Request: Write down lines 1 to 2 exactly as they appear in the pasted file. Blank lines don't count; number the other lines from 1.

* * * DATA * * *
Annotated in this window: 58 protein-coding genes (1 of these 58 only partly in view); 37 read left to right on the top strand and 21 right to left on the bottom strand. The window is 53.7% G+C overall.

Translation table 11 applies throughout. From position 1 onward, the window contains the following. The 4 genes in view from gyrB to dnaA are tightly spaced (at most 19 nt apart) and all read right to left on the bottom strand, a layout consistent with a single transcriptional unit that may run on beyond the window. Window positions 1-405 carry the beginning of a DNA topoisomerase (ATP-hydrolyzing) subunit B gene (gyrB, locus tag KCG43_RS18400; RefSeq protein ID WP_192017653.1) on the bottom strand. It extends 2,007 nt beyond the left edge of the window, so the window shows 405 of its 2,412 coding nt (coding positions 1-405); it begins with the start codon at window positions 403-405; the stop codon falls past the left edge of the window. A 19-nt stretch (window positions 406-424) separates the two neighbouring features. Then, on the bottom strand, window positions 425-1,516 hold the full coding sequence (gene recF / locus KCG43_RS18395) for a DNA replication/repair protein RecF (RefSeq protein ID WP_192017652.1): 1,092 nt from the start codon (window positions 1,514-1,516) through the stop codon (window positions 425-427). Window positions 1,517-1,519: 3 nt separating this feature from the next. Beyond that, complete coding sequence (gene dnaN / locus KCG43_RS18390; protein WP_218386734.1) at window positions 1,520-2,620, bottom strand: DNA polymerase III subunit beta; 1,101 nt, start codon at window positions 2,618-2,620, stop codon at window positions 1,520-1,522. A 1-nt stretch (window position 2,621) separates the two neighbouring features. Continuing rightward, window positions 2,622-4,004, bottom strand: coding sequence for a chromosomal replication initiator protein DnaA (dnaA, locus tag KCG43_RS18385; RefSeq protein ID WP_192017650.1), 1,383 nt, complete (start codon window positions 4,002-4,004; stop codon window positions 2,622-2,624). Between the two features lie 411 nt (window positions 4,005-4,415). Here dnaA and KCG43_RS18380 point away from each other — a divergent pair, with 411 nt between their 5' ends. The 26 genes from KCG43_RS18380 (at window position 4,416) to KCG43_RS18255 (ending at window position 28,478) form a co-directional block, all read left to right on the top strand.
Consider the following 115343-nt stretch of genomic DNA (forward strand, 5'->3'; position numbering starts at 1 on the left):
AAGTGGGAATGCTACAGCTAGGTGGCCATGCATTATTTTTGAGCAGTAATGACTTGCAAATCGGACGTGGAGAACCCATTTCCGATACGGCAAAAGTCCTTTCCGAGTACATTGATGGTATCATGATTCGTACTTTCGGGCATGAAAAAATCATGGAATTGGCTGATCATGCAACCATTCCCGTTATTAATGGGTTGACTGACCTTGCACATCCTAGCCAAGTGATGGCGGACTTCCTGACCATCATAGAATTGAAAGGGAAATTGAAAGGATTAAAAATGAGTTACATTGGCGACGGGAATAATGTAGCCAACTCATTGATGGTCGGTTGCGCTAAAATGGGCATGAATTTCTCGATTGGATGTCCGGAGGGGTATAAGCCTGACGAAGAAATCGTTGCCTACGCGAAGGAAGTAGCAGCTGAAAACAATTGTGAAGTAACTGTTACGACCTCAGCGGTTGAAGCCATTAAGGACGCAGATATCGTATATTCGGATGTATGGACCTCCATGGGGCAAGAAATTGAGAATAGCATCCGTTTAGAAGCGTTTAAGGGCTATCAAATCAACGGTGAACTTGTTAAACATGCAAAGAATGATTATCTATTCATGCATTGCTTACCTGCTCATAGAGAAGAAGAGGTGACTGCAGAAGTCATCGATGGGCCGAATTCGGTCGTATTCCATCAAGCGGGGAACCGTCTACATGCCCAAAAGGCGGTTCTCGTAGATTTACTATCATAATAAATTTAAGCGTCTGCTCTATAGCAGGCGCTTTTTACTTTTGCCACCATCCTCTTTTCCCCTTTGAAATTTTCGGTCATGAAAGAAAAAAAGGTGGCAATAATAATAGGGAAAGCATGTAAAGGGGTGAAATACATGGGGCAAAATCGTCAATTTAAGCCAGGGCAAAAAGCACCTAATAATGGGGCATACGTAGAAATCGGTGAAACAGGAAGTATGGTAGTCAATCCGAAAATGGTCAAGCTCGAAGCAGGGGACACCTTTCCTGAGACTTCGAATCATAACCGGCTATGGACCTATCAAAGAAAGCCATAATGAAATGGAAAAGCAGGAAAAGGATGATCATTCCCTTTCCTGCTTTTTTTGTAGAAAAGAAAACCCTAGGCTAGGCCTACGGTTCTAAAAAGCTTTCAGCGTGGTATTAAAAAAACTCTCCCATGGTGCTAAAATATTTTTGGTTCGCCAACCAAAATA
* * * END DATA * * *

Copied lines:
Annotated in this window: 58 protein-coding genes (1 of these 58 only partly in view); 37 read left to right on the top strand and 21 right to left on the bottom strand. The window is 53.7% G+C overall.

Translation table 11 applies throughout. From position 1 onward, the window contains the following. The 4 genes in view from gyrB to dnaA are tightly spaced (at most 19 nt apart) and all read right to left on the bottom strand, a layout consistent with a single transcriptional unit that may run on beyond the window. Window positions 1-405 carry the beginning of a DNA topoisomerase (ATP-hydrolyzing) subunit B gene (gyrB, locus tag KCG43_RS18400; RefSeq protein ID WP_192017653.1) on the bottom strand. It extends 2,007 nt beyond the left edge of the window, so the window shows 405 of its 2,412 coding nt (coding positions 1-405); it begins with the start codon at window positions 403-405; the stop codon falls past the left edge of the window. A 19-nt stretch (window positions 406-424) separates the two neighbouring features. Then, on the bottom strand, window positions 425-1,516 hold the full coding sequence (gene recF / locus KCG43_RS18395) for a DNA replication/repair protein RecF (RefSeq protein ID WP_192017652.1): 1,092 nt from the start codon (window positions 1,514-1,516) through the stop codon (window positions 425-427). Window positions 1,517-1,519: 3 nt separating this feature from the next. Beyond that, complete coding sequence (gene dnaN / locus KCG43_RS18390; protein WP_218386734.1) at window positions 1,520-2,620, bottom strand: DNA polymerase III subunit beta; 1,101 nt, start codon at window positions 2,618-2,620, stop codon at window positions 1,520-1,522. A 1-nt stretch (window position 2,621) separates the two neighbouring features. Continuing rightward, window positions 2,622-4,004, bottom strand: coding sequence for a chromosomal replication initiator protein DnaA (dnaA, locus tag KCG43_RS18385; RefSeq protein ID WP_192017650.1), 1,383 nt, complete (start codon window positions 4,002-4,004; stop codon window positions 2,622-2,624). Between the two features lie 411 nt (window positions 4,005-4,415). Here dnaA and KCG43_RS18380 point away from each other — a divergent pair, with 411 nt between their 5' ends. The 26 genes from KCG43_RS18380 (at window position 4,416) to KCG43_RS18255 (ending at window position 28,478) form a co-directional block, all read left to right on the top strand.